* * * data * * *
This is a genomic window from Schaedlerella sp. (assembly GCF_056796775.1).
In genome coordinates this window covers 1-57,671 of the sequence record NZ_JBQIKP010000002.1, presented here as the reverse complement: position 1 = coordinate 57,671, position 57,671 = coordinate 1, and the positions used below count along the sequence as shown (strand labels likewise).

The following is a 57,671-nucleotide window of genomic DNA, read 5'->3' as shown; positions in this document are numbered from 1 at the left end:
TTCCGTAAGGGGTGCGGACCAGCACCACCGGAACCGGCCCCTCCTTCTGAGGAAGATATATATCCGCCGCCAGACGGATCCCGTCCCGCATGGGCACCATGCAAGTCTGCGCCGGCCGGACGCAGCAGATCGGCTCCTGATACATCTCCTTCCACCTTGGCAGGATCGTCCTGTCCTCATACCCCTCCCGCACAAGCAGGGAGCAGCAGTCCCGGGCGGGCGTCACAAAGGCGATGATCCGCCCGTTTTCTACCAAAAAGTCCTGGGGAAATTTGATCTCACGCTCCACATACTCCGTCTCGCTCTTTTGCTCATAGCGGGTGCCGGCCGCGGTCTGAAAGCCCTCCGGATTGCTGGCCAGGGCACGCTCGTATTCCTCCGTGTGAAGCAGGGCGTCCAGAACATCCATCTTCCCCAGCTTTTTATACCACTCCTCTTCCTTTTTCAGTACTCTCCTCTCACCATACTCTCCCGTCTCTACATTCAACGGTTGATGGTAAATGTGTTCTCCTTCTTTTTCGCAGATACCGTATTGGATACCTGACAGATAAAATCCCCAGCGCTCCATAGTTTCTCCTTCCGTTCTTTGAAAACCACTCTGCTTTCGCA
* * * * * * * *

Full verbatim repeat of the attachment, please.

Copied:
This is a genomic window from Schaedlerella sp. (assembly GCF_056796775.1).
In genome coordinates this window covers 1-57,671 of the sequence record NZ_JBQIKP010000002.1, presented here as the reverse complement: position 1 = coordinate 57,671, position 57,671 = coordinate 1, and the positions used below count along the sequence as shown (strand labels likewise).

The following is a 57,671-nucleotide window of genomic DNA, read 5'->3' as shown; positions in this document are numbered from 1 at the left end:
TTCCGTAAGGGGTGCGGACCAGCACCACCGGAACCGGCCCCTCCTTCTGAGGAAGATATATATCCGCCGCCAGACGGATCCCGTCCCGCATGGGCACCATGCAAGTCTGCGCCGGCCGGACGCAGCAGATCGGCTCCTGATACATCTCCTTCCACCTTGGCAGGATCGTCCTGTCCTCATACCCCTCCCGCACAAGCAGGGAGCAGCAGTCCCGGGCGGGCGTCACAAAGGCGATGATCCGCCCGTTTTCTACCAAAAAGTCCTGGGGAAATTTGATCTCACGCTCCACATACTCCGTCTCGCTCTTTTGCTCATAGCGGGTGCCGGCCGCGGTCTGAAAGCCCTCCGGATTGCTGGCCAGGGCACGCTCGTATTCCTCCGTGTGAAGCAGGGCGTCCAGAACATCCATCTTCCCCAGCTTTTTATACCACTCCTCTTCCTTTTTCAGTACTCTCCTCTCACCATACTCTCCCGTCTCTACATTCAACGGTTGATGGTAAATGTGTTCTCCTTCTTTTTCGCAGATACCGTATTGGATACCTGACAGATAAAATCCCCAGCGCTCCATAGTTTCTCCTTCCGTTCTTTGAAAACCACTCTGCTTTCGCA